There are some nice visuals in this tale of alien invasion and deceit. Unfortunately, the story makes little if no sense.
Tom Cruise plays a drone repairman, who for some reason is house in a luxurious sky palace with his partner. He’s got a combination VTOL jet/bat cycle to play with, as he zooms over a planet devastated by loss of its moon, occupied by “scavs” (scavengers?) as the rest of the planet’s human population has scarpered to Titan (!!). In another ten days, the massive floating automated vacuum cleaners will have finished sucking up the planet’s oceans (did I mention the story makes no sense?) and he can retire to join the rest of his species on Titan.
Unsurprisingly, he seems reluctant to leave the planet of his birth.
Who is he? How did he get his maintenance job? Who is the strange woman in his dreams? He doesn’t know, because he’s been brain wiped (was he a criminal?) and shows little interest in discovering why the scavs are trying to kill him.
The drones are flexible, highly armed and fast. Strange ordinance for what appear to be just repair drones. And why are daily orders coming from a giant floating pyramid?
Given that Titan is a frozen moon, with its own supply of water, what logic is there in sucking up the earth’s oceans? (Aside from some nice shots of beached and rusting tankers.) If the floating vacuum cleaners are processing the seawater to generate energy, why not locate them on the seabed, or afloat? (not as spectacular visuals). Are these two really the only humans left on the planet?
The whole charade starts to unravel when a spacecraft crashlands in response to a signal beamed aloft by the scavs. The contents, several bodies in cryonic suspension, are almost all destroyed before our hero can salvage one, containing (surprise?) the woman from his dreams.
The rest of the film is taken up with gun battles, destruction and explosions, as our hero discovers what’s actually happening, and reacts accordingly.
We get some nice scenes with Morgan Friedman as we are fed the expository lump. And no, the real story doesn’t make much sense either.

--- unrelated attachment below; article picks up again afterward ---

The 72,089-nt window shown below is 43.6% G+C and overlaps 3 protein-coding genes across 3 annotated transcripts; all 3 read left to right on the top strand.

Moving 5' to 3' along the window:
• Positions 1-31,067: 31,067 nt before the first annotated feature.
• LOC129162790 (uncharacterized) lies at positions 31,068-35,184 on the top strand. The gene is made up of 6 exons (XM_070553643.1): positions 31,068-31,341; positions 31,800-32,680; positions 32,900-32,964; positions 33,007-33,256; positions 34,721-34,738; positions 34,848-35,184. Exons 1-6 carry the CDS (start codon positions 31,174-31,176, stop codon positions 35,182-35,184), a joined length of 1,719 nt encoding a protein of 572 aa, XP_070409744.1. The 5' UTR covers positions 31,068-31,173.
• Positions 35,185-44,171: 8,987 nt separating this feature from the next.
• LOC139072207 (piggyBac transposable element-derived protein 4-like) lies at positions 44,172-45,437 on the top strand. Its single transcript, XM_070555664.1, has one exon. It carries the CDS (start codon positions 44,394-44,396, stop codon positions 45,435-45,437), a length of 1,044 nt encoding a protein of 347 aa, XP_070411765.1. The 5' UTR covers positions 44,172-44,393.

But it is a visually stunning action film. And there’s an evil AI which pays visual homage to HAL (love those red rings around cameras). If you like Tom Cruise, see it on the big screen. I doubt it’ll be worth watching on DVD.
And no, there’s not enough of Morgan to make it worth seeing for him.
if you like Cruise, you’ll be delighted to learn the floating pyramid contains an alien AI which created at least 52 clones of him, though we only get to see two of them duking it out. If you dislike Cruise, you’ll cheer when one of them dies (heroically, of course).
Apparently the remnant of the human species are lurking on the devastated planet as “scavs”, and Cruise is a clone of the captain of the first contact ship which remains as the floating pyramid, disguised as the HQ of the cleanup crew.
And no, humans haven’t relocated to Titan (our war-torn planet still looks more hospitable than this methane based frozen (93 kelvin) fifth moon of Saturn). The droids are searching out and destroying humans (hence the firepower) — and no, this isn’t a comment about drone warfare in the present day.
What’s amazing is that, a mere sixty years after the moon is destroyed, the planet is in such good shape (what happened to all those nukes? If a fraction of them were detonated, nuclear winer should have wiped out all plant life on the planet, yet we see lush valleys filled with plants.
While I can accept the AI in orbit, the energy required to keep aloft giant vacuum cleaners for sixty years beggars belief.
And to what end? This vast fabrication to study one human (and his clones) for sixty years? Even if the clone formed an army to “pacify” the human population, why the elaborate sham with the drone repairman?
Or is the AI one sick puppy indulging in control fantasies?
Nope, don’t buy it. maybe if the clone were dreaming it all, then escaped — but then how would he ever find the resistance? And why wouldn’t they shoot to kill on sight, given the clone army used to defeat them?
Don’t try and make sense of the plot: just sit back and enjoy the visuals.